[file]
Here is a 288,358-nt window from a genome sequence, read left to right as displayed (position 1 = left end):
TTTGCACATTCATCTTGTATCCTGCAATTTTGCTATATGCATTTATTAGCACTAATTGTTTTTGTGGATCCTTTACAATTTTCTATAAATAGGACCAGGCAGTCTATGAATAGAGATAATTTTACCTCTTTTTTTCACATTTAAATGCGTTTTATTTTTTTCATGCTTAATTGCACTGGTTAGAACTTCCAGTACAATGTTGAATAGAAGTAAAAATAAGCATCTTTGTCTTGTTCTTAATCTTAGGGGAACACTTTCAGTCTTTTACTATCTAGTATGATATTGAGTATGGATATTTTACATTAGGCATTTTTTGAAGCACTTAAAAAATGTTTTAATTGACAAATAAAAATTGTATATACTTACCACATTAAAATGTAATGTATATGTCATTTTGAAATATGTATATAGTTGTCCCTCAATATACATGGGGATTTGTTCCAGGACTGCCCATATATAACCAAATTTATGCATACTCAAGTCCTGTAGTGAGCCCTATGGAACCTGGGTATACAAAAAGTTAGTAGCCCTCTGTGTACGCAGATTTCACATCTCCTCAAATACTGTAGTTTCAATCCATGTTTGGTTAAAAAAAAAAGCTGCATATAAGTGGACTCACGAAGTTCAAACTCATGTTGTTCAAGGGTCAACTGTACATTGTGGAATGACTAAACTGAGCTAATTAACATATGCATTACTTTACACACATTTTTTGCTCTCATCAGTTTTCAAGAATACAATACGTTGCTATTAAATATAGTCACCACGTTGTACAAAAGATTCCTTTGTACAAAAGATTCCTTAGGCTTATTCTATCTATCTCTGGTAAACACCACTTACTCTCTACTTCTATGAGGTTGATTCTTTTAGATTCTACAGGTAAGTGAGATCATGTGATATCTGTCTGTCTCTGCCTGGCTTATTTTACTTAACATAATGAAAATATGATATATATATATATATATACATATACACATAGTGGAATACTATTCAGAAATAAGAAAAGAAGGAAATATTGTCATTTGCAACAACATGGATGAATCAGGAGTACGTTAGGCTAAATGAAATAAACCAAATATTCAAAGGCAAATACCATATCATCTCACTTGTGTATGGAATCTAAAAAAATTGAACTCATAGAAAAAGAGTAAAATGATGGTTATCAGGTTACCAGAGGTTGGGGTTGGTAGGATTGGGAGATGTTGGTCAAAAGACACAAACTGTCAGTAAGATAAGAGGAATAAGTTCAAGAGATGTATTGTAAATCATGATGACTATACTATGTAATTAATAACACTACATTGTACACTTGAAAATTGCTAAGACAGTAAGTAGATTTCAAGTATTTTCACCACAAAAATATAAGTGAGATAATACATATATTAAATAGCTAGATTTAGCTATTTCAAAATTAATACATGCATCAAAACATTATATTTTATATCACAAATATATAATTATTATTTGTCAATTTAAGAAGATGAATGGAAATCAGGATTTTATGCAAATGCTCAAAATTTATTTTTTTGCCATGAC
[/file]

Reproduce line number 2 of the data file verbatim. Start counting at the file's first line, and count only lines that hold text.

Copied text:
TTTGCACATTCATCTTGTATCCTGCAATTTTGCTATATGCATTTATTAGCACTAATTGTTTTTGTGGATCCTTTACAATTTTCTATAAATAGGACCAGGCAGTCTATGAATAGAGATAATTTTACCTCTTTTTTTCACATTTAAATGCGTTTTATTTTTTTCATGCTTAATTGCACTGGTTAGAACTTCCAGTACAATGTTGAATAGAAGTAAAAATAAGCATCTTTGTCTTGTTCTTAATCTTAGGGGAACACTTTCAGTCTTTTACTATCTAGTATGATATTGAGTATGGATATTTTACATTAGGCATTTTTTGAAGCACTTAAAAAATGTTTTAATTGACAAATAAAAATTGTATATACTTACCACATTAAAATGTAATGTATATGTCATTTTGAAATATGTATATAGTTGTCCCTCAATATACATGGGGATTTGTTCCAGGACTGCCCATATATAACCAAATTTATGCATACTCAAGTCCTGTAGTGAGCCCTATGGAACCTGGGTATACAAAAAGTTAGTAGCCCTCTGTGTACGCAGATTTCACATCTCCTCAAATACTGTAGTTTCAATCCATGTTTGGTTAAAAAAAAAAGCTGCATATAAGTGGACTCACGAAGTTCAAACTCATGTTGTTCAAGGGTCAACTGTACATTGTGGAATGACTAAACTGAGCTAATTAACATATGCATTACTTTACACACATTTTTTGCTCTCATCAGTTTTCAAGAATACAATACGTTGCTATTAAATATAGTCACCACGTTGTACAAAAGATTCCTTTGTACAAAAGATTCCTTAGGCTTATTCTATCTATCTCTGGTAAACACCACTTACTCTCTACTTCTATGAGGTTGATTCTTTTAGATTCTACAGGTAAGTGAGATCATGTGATATCTGTCTGTCTCTGCCTGGCTTATTTTACTTAACATAATGAAAATATGATATATATATATATATATACATATACACATAGTGGAATACTATTCAGAAATAAGAAAAGAAGGAAATATTGTCATTTGCAACAACATGGATGAATCAGGAGTACGTTAGGCTAAATGAAATAAACCAAATATTCAAAGGCAAATACCATATCATCTCACTTGTGTATGGAATCTAAAAAAATTGAACTCATAGAAAAAGAGTAAAATGATGGTTATCAGGTTACCAGAGGTTGGGGTTGGTAGGATTGGGAGATGTTGGTCAAAAGACACAAACTGTCAGTAAGATAAGAGGAATAAGTTCAAGAGATGTATTGTAAATCATGATGACTATACTATGTAATTAATAACACTACATTGTACACTTGAAAATTGCTAAGACAGTAAGTAGATTTCAAGTATTTTCACCACAAAAATATAAGTGAGATAATACATATATTAAATAGCTAGATTTAGCTATTTCAAAATTAATACATGCATCAAAACATTATATTTTATATCACAAATATATAATTATTATTTGTCAATTTAAGAAGATGAATGGAAATCAGGATTTTATGCAAATGCTCAAAATTTATTTTTTTGCCATGAC